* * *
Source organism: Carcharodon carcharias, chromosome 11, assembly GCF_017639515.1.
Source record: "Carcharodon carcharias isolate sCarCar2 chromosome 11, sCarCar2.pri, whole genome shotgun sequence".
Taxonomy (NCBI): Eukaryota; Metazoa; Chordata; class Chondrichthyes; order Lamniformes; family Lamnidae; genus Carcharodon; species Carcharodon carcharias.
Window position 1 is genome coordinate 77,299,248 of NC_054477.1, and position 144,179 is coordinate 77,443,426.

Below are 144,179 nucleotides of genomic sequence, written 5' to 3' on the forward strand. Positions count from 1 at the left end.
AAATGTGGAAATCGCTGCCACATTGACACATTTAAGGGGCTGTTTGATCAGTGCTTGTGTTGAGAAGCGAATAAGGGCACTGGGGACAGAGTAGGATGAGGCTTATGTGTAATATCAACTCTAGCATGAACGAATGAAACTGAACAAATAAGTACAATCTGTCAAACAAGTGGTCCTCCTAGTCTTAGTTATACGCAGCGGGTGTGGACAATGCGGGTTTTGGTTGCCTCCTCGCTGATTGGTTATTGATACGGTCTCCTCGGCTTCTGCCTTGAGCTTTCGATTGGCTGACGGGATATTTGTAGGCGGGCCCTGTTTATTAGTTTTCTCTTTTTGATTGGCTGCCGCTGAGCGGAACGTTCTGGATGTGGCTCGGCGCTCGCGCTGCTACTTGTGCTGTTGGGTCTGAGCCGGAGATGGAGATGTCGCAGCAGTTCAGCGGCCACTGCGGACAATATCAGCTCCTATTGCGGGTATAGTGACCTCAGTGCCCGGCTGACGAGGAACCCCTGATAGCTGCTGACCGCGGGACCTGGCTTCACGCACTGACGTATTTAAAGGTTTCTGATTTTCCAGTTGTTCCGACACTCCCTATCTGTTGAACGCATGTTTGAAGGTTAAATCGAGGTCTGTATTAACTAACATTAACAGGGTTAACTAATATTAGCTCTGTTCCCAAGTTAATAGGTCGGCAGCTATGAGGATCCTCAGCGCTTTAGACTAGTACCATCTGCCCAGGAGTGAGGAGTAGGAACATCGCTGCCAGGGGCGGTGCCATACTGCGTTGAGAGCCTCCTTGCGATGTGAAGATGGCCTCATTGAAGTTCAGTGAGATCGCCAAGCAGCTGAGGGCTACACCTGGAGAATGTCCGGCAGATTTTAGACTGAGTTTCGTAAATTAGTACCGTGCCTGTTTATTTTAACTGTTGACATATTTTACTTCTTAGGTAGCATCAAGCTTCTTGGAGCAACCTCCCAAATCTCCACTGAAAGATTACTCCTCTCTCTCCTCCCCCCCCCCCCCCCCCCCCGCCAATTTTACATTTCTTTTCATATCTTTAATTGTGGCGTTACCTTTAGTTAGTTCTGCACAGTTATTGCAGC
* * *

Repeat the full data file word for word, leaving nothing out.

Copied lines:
Source organism: Carcharodon carcharias, chromosome 11, assembly GCF_017639515.1.
Source record: "Carcharodon carcharias isolate sCarCar2 chromosome 11, sCarCar2.pri, whole genome shotgun sequence".
Taxonomy (NCBI): Eukaryota; Metazoa; Chordata; class Chondrichthyes; order Lamniformes; family Lamnidae; genus Carcharodon; species Carcharodon carcharias.
Window position 1 is genome coordinate 77,299,248 of NC_054477.1, and position 144,179 is coordinate 77,443,426.

Below are 144,179 nucleotides of genomic sequence, written 5' to 3' on the forward strand. Positions count from 1 at the left end.
AAATGTGGAAATCGCTGCCACATTGACACATTTAAGGGGCTGTTTGATCAGTGCTTGTGTTGAGAAGCGAATAAGGGCACTGGGGACAGAGTAGGATGAGGCTTATGTGTAATATCAACTCTAGCATGAACGAATGAAACTGAACAAATAAGTACAATCTGTCAAACAAGTGGTCCTCCTAGTCTTAGTTATACGCAGCGGGTGTGGACAATGCGGGTTTTGGTTGCCTCCTCGCTGATTGGTTATTGATACGGTCTCCTCGGCTTCTGCCTTGAGCTTTCGATTGGCTGACGGGATATTTGTAGGCGGGCCCTGTTTATTAGTTTTCTCTTTTTGATTGGCTGCCGCTGAGCGGAACGTTCTGGATGTGGCTCGGCGCTCGCGCTGCTACTTGTGCTGTTGGGTCTGAGCCGGAGATGGAGATGTCGCAGCAGTTCAGCGGCCACTGCGGACAATATCAGCTCCTATTGCGGGTATAGTGACCTCAGTGCCCGGCTGACGAGGAACCCCTGATAGCTGCTGACCGCGGGACCTGGCTTCACGCACTGACGTATTTAAAGGTTTCTGATTTTCCAGTTGTTCCGACACTCCCTATCTGTTGAACGCATGTTTGAAGGTTAAATCGAGGTCTGTATTAACTAACATTAACAGGGTTAACTAATATTAGCTCTGTTCCCAAGTTAATAGGTCGGCAGCTATGAGGATCCTCAGCGCTTTAGACTAGTACCATCTGCCCAGGAGTGAGGAGTAGGAACATCGCTGCCAGGGGCGGTGCCATACTGCGTTGAGAGCCTCCTTGCGATGTGAAGATGGCCTCATTGAAGTTCAGTGAGATCGCCAAGCAGCTGAGGGCTACACCTGGAGAATGTCCGGCAGATTTTAGACTGAGTTTCGTAAATTAGTACCGTGCCTGTTTATTTTAACTGTTGACATATTTTACTTCTTAGGTAGCATCAAGCTTCTTGGAGCAACCTCCCAAATCTCCACTGAAAGATTACTCCTCTCTCTCCTCCCCCCCCCCCCCCCCCCCCGCCAATTTTACATTTCTTTTCATATCTTTAATTGTGGCGTTACCTTTAGTTAGTTCTGCACAGTTATTGCAGC